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General Assembly Poised To Override Veto Of 'Electoral Freedom Act'

NC_General_Assembly.jpg
North Carolina General Assembly

The North Carolina Senate will be in session for a vote tonight. The House will do the same Tuesday morning. The purpose is to override Gov. Roy Cooper’s veto of legislation that makes significant changes to election law.

The last time they met, lawmakers passed a bill titled 'The Electoral Freedom Act.' This would help unaffiliated candidates and third parties by dropping the number of signatures they need to get on the ballot. It would also reduce the threshold a candidate needs to avoid a primary runoff.

Currently, a candidate needs to garner at least 40 percent of the vote to win. Under this bill, the requirement is 30 percent. These provisions are relatively uncontroversial among Democratic and Republican lawmakers.

This bill cancels next year's primary for judicial candidates, replacing it with a system in which the top vote-getters in a general election win outright. 

Critics, such as Cooper, says this is a ham-handed attempt by Republicans to oust Democratic judges.

"If the legislature doesn’t like the fact that judges are ruling many of their laws unconstitutional, they should change their ways instead of their judges," Cooper said when he vetoed the bill.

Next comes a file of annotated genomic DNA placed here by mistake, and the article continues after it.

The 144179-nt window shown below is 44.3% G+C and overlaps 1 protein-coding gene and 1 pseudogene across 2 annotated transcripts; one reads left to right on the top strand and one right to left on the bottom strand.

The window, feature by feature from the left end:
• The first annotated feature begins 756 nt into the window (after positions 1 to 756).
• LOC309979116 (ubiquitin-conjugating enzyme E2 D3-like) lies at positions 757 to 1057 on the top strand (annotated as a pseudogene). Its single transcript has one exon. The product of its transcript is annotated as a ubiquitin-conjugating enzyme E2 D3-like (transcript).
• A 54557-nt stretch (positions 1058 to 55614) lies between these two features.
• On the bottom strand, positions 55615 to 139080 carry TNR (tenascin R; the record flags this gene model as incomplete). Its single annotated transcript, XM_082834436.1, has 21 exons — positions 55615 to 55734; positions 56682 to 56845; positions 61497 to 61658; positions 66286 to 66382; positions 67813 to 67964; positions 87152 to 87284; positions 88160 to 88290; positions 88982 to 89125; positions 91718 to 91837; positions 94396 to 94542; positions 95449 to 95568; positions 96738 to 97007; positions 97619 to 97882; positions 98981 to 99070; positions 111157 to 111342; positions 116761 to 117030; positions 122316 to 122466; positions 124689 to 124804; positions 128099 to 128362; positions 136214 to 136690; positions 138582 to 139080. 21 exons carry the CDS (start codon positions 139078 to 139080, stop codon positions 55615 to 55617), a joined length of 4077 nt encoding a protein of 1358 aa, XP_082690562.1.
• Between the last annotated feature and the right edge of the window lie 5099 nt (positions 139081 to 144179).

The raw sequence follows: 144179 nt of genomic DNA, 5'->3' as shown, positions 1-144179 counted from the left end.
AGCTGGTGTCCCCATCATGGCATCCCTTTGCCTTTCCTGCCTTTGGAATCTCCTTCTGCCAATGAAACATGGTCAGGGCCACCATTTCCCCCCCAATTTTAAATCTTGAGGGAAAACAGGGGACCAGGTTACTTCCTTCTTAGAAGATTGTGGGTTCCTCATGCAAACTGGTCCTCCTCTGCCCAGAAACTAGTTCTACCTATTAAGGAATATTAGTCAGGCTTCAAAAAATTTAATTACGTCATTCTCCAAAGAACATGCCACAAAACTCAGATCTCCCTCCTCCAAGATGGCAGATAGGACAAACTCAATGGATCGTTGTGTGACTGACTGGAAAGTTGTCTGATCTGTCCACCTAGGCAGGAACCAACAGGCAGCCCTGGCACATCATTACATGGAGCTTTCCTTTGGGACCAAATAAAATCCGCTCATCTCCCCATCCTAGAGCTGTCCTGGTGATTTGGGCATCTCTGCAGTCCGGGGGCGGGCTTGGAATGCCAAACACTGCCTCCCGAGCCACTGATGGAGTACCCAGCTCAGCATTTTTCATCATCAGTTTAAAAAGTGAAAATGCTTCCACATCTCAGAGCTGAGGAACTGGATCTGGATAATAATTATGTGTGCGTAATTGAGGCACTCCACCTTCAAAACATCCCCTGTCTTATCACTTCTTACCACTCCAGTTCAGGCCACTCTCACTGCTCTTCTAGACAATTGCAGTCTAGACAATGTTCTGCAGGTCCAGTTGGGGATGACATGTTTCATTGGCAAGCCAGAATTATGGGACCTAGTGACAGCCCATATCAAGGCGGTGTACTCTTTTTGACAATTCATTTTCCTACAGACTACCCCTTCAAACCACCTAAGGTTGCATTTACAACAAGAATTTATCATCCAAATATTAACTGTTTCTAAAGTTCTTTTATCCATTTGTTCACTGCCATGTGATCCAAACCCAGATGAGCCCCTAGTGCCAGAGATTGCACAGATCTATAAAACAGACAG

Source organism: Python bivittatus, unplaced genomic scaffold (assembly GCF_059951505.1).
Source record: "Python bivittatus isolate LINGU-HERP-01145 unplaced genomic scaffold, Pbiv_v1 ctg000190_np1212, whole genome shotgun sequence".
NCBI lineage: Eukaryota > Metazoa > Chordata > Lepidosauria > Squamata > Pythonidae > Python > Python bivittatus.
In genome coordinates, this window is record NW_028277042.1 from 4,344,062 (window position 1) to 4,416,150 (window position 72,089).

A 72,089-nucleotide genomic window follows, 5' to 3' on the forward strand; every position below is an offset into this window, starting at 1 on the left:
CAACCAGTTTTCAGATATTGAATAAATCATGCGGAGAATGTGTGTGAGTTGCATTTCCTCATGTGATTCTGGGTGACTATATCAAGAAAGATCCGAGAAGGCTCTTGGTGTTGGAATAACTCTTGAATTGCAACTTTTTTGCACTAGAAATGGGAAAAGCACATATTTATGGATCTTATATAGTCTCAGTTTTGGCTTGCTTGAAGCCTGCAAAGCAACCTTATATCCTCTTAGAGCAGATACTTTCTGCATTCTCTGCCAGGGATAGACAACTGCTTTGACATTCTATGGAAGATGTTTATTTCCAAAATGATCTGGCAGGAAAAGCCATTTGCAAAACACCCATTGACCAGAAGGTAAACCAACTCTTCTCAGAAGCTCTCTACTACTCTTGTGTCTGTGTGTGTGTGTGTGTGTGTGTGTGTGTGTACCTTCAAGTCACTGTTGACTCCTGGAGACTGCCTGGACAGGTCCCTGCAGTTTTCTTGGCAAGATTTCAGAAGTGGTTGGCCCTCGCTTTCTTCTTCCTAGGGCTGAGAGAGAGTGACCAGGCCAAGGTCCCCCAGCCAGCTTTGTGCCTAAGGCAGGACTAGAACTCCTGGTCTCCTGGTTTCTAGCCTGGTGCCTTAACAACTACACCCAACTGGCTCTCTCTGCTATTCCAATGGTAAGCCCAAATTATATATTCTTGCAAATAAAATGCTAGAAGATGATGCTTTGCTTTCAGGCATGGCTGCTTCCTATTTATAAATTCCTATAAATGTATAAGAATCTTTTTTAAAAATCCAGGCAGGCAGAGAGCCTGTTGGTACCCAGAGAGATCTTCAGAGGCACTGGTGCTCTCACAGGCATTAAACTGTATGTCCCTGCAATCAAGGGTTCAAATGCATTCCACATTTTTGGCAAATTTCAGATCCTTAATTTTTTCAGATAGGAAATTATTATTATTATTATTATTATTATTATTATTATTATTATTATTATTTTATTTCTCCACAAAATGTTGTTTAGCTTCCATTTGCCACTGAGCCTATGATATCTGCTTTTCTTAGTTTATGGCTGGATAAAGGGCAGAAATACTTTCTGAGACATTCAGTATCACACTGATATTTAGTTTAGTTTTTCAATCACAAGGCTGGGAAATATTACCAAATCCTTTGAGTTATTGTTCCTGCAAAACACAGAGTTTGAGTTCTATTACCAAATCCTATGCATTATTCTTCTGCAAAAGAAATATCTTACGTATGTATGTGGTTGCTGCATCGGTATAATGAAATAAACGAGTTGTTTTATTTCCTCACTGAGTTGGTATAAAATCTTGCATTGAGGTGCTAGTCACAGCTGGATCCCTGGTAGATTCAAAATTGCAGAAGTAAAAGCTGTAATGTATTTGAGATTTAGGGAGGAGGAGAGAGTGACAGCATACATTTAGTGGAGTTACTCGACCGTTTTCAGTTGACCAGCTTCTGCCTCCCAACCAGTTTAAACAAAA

Rhetorical jabs aside, the North Carolina Senate is well poised to override this veto. The House, however, is a bit up in the air. It needs 72 votes to override the veto. The bill only received 70 when it passed, but four Republican Representatives did not record a vote.

Tom Bullock decided to trade the khaki clad masses and traffic of Washington DC for Charlotte in 2014. Before joining WFAE, Tom spent 15 years working for NPR. Over that time he served as everything from an intern to senior producer of NPR’s Election Unit. Tom also spent five years as the senior producer of NPR’s Foreign Desk where he produced and reported from Iraq, Afghanistan, Yemen, Haiti, Egypt, Libya, Lebanon among others. Tom is looking forward to finally convincing his young daughter, Charlotte, that her new hometown was not, in fact, named after her.